Rollback proposed for Michelle Obama school lunch guidelines

WASHINGTON (AP) — The Trump administration on Friday took another step toward dismantling Michelle Obama's...

US to screen airline passengers from China for new illness

NEW YORK (AP) — Three U.S. airports will screen passengers arriving from central China for a new virus that...

AP Exclusive: AT&T under pressure to defy Maduro's censors

MIAMI (AP) — Last April, as a military uprising roiled Venezuela, Nicolás Maduro’s socialist...

Portrait found in gallery's walls verified as missing Klimt

PIACENZA, Italy (AP) — Art experts have confirmed that a painting discovered hidden inside an Italian art...

AP Photos: Taal volcano emits ash, threatening more eruption

MANILA, Philippines (AP) — The Taal volcano near the Philippine capital emitted more ash clouds on...

McMenamins
By Deborah Feyerick and Tom Watkins CNN



 The suspects involved in the Boston Marathon bombing were brothers from the Russian Caucasus who moved to Kazakhstan before coming to the United States several years ago, a source briefed on the investigation told CNN.

One of the brothers, identified by several sources as Tamerlan Tsarnaev, 26, studied engineering at Bunker Hill Community College but had taken off a year to train as a boxer, the source said Friday.

The source said a posting on a social media website under his name included the comment: "I don't have a single American friend. I don't understand them."

He died at a hospital overnight after a gun battle with police, authorities said. A source briefed on the investigation says Tsarnaev was wearing explosives and an explosive trigger when his body was recovered.

Several sources identified the other brother, who remained on the lam, as Dzhokhar Tsarnaev, 19.

The source briefed on the investigation added that it should not be assumed that the brothers were radicalized because of their origins in the Russian Caucasus.

The spokesman for Chechen President Ramzan Kadyrov said the brothers had not been connected with the Chechen Republic for many years, Russia's semi-official Interfax news agency reported Friday.

"According to preliminary information, coming from the relevant agencies, the Tsarnaev family moved many years ago out of Chechnya to another Russian region," press secretary Alvi Kamirov told Interfax. "After that they lived for some time in Kazakhstan, and from there went to the U.S. where the family members received a residence permit. Therefore the individuals concerned did not live as adults in Chechnya."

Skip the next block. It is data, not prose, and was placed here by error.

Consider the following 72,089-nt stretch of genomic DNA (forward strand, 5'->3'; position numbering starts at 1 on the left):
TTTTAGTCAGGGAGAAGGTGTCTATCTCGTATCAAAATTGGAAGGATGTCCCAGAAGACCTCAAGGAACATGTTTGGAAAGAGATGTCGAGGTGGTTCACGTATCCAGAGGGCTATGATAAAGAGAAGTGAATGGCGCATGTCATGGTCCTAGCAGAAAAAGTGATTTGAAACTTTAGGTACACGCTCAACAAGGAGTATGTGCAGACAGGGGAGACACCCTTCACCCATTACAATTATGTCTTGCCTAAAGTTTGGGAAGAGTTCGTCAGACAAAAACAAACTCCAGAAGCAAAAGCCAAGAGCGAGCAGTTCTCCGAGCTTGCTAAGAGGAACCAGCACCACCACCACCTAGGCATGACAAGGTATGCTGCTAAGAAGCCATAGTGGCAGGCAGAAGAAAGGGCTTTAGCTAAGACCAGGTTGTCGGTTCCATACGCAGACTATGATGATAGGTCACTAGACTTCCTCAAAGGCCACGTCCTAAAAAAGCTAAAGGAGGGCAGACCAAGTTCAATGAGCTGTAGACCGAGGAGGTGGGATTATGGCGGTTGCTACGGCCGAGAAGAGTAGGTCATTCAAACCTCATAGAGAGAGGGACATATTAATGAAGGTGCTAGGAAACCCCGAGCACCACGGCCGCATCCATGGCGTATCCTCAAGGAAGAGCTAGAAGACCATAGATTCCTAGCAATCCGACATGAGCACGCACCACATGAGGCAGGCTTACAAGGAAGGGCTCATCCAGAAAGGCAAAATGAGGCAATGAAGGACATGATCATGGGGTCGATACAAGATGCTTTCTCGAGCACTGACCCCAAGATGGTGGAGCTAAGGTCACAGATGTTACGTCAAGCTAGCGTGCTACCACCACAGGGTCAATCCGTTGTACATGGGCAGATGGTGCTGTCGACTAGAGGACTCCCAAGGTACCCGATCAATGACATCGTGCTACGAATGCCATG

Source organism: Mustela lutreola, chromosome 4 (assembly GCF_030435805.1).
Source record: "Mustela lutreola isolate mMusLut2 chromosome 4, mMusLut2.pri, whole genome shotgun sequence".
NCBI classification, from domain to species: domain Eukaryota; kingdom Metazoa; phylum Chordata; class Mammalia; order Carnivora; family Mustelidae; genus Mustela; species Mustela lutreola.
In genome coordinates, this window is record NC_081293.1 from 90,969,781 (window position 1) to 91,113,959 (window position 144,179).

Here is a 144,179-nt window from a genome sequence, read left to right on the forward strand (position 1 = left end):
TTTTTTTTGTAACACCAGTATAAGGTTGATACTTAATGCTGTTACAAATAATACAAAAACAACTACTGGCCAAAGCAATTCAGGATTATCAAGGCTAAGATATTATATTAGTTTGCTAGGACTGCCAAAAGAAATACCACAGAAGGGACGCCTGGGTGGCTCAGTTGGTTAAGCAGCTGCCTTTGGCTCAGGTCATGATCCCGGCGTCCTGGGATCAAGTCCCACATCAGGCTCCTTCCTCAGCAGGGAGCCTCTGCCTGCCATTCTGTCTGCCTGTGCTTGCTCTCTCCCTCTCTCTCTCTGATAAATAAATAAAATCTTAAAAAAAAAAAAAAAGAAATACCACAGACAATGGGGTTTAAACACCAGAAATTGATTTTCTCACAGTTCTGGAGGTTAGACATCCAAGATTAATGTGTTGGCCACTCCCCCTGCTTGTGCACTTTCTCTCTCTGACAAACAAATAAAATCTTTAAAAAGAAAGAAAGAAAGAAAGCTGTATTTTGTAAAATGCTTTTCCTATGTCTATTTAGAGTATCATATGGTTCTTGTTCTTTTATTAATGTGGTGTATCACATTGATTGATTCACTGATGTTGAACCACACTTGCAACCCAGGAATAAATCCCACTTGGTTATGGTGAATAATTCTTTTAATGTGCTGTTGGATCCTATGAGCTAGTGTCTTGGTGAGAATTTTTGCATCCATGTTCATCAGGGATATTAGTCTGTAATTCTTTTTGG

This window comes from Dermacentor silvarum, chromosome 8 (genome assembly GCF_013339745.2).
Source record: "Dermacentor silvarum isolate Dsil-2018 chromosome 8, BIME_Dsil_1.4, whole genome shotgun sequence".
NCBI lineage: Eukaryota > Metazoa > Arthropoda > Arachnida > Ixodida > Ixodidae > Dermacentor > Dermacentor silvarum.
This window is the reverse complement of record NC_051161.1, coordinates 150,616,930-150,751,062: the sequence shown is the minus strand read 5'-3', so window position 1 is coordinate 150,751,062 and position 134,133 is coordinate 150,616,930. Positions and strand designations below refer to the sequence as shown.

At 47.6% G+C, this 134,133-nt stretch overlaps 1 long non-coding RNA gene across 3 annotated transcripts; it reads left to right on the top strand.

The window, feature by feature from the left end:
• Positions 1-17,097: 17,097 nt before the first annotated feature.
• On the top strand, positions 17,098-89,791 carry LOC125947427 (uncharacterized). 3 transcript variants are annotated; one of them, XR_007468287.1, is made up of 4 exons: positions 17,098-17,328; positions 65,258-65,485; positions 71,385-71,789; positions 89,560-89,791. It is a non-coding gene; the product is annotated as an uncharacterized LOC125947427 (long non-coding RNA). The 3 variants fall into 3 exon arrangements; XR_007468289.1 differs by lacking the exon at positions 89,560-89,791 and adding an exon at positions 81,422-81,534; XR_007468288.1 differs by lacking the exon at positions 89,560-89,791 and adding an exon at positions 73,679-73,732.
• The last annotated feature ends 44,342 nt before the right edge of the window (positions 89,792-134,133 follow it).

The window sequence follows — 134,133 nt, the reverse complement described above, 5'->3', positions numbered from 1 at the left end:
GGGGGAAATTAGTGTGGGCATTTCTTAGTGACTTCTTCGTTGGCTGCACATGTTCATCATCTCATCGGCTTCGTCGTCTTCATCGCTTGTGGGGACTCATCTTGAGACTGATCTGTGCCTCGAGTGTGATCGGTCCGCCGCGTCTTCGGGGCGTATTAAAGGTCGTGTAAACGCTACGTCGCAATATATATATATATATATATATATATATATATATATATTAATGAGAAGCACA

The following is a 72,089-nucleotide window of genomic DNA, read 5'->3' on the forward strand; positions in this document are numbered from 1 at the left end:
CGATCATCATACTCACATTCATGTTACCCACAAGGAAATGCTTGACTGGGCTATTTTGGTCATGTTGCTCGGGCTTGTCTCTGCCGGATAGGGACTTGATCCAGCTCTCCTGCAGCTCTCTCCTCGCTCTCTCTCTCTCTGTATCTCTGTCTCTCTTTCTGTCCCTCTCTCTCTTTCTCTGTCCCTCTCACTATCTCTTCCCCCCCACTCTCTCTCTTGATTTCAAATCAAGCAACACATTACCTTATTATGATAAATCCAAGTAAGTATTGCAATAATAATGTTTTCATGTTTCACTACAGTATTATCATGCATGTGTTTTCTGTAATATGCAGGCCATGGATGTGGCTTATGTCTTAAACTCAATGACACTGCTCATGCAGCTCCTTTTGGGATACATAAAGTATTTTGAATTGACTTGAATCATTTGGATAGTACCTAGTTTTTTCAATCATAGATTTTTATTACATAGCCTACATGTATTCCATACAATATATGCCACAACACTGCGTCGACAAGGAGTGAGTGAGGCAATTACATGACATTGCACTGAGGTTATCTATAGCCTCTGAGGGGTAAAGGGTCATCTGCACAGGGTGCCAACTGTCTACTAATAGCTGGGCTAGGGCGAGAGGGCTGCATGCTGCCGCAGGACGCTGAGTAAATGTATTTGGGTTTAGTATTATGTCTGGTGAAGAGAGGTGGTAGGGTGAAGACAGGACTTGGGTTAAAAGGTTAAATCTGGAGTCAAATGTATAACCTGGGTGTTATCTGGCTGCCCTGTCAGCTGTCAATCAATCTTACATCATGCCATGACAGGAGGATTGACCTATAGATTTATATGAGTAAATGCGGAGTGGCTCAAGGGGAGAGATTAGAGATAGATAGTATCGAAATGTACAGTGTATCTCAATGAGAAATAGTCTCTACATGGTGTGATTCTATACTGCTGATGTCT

An official in the central Asian republic of Kyrgyzstan told CNN that the brothers were Kyrgyz passport holders, and used those passports when applying for green cards in the United States.

Many refugees from the Caucasus conflict received passports or refugee status in surrounding countries.

Two sources told CNN Dzhokhar Tsarnaev came to the U.S. as a tourist with his family in the early 2000s and later asked for asylum. He became a naturalized U.S. citizen in 2012. Tamerlan Tsarnaev was not a naturalized citizen. He came "a few years later" and was lawfully in the United States as a green-card holder.

A leader of the ethnic Chechen community in Kyrgyzstan told CNN that the Tsarnaev family left the republic more than a decade ago.

"There haven't been any Tsarnaev's living here in 10 or 15 years," said Adnan Djubrailov, in a phone call from Kyrgyzstan.

Dzhokhar Tsarnaev had worked as a lifeguard at a pool at Harvard University, said George McMasters, who hired him about two and a half years ago and said he was impressed with his work ethic. "He showed up on time, he watched the water, he rotated from position to position fine, got along well with others."

McMasters, who is the aquatic coordinator, said Tsarnaev gave no clue to a violent side. "He seemed like a very quiet, unassuming young man," he said. "It is very surprising and shocking to see the destruction that he has brought to the city."

Last year, McMasters was deployed to Afghanistan with the Army National Guard and, when he returned to the job in August, Tsarnaev was no longer on the staff or the schedule, he said.

Dzhokhar Tsarnaev attended Cambridge Rindge & Latin, a public high school, said friend Eric Mercado, who graduated a year behind the suspect.

"We hung out; we partied; we were good high school friends," Mercado told CNN.

"We're all, like, in shock. We don't really understand. There were no telltale signs of any kind of malicious behavior from Dzhokhar. It's all coming as a shock, really."

Mercado said he lived a block away from the suspect and had not known his older brother.

"To think that he's capable of something like this is beyond belief," Mercado said. The younger brother was registered at the University of Massachusetts-Dartmouth, which ordered its campus evacuated on Friday. The school is located 65 miles south of Cambridge, just west of New Bedford.

Larry Aaronson, a former teacher at Cambridge Rindge & Latin who lives near Dzhokhar Tsarnaev's residence in Cambridge, said he had taken pictures of the younger brother wrestling. "There is nothing in his character, in his deportment, in his demeanor that would suggest anything remotely capable of any of these things that he is now suspected of doing," Aaronson told CNN.

"He was so grateful to be here, he was so grateful to be at the school," he said. "He was compassionate, he was caring, he was jovial."

He described the suspect, whom he last ran into in the neighborhood a few weeks ago, as "a lovely, lovely kid."

The other brother, Tamerlan Tsamaev, was listed as a participant in the 201-pound class in a Salt Lake City 2009 Golden Gloves event.

Ruslan Tsarni, a Maryland man who said he was an uncle of the suspects, had no sympathy for them and no regret that his elder nephew was killed. "Good," he told CNN affiliate WBZ. "He got what he deserved."

Tsarni said Tamerlan Tsarnaev came to the United States as a child in 2000 or 2001, and that he last saw him in 2005 or 2006. "He's really been a quiet, nice boy," he said.

CNN's Clare Sebastian in London and Ivan Watson contributed to this report

mlkbreakfast2020 tickets 300x180

Cirque Flip Fabrique
Delta Founders Day 2020
Calendar

Photo Gallery

Photos and slide shows of local events

Carpentry Professionals